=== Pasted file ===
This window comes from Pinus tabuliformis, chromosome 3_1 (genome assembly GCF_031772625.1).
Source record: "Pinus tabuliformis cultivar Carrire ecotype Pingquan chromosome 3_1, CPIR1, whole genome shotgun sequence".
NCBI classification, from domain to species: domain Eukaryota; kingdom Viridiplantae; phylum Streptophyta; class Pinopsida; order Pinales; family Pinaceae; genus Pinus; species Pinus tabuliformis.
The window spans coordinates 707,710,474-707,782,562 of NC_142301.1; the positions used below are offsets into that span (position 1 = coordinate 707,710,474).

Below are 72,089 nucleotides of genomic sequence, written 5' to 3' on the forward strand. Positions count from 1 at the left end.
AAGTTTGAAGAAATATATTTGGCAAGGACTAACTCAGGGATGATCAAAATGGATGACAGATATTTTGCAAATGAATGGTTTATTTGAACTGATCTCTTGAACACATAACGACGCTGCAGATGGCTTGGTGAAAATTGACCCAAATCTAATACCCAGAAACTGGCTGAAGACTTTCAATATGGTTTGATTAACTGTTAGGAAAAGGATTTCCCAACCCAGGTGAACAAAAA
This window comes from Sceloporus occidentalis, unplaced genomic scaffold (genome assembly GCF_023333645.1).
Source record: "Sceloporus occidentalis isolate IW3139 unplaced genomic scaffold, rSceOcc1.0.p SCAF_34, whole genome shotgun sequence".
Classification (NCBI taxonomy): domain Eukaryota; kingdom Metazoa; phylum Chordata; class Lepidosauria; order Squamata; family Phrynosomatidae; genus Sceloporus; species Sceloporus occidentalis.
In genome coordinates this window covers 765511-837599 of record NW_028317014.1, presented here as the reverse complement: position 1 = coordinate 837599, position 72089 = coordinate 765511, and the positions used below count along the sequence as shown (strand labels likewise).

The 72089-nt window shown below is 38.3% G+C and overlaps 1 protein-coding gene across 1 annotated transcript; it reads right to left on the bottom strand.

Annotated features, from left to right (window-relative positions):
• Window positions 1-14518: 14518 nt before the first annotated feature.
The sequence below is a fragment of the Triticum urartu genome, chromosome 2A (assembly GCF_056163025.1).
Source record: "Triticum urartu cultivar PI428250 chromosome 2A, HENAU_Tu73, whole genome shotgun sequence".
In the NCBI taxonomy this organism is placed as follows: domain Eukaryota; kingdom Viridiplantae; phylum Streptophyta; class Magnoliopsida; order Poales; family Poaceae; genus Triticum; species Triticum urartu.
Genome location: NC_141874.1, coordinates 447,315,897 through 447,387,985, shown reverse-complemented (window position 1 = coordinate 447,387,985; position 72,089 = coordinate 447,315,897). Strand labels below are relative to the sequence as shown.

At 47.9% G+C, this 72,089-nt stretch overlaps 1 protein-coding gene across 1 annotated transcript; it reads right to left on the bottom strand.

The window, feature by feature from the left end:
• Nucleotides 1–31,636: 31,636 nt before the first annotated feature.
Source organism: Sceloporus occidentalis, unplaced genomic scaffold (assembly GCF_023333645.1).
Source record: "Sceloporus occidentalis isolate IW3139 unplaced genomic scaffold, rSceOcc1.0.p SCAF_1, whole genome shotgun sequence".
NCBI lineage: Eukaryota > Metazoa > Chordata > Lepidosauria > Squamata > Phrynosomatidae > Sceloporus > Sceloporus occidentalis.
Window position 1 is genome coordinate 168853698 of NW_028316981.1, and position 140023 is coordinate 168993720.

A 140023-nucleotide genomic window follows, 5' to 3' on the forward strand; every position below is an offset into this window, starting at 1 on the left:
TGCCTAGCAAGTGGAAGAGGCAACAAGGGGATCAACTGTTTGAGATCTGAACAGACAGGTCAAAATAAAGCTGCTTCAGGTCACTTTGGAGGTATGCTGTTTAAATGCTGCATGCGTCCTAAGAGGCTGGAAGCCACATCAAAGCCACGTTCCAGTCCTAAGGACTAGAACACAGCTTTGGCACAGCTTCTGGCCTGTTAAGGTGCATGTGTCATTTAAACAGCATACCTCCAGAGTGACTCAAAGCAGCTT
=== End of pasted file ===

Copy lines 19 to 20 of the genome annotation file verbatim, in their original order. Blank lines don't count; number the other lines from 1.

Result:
The window, feature by feature from the left end:
• Nucleotides 1–31,636: 31,636 nt before the first annotated feature.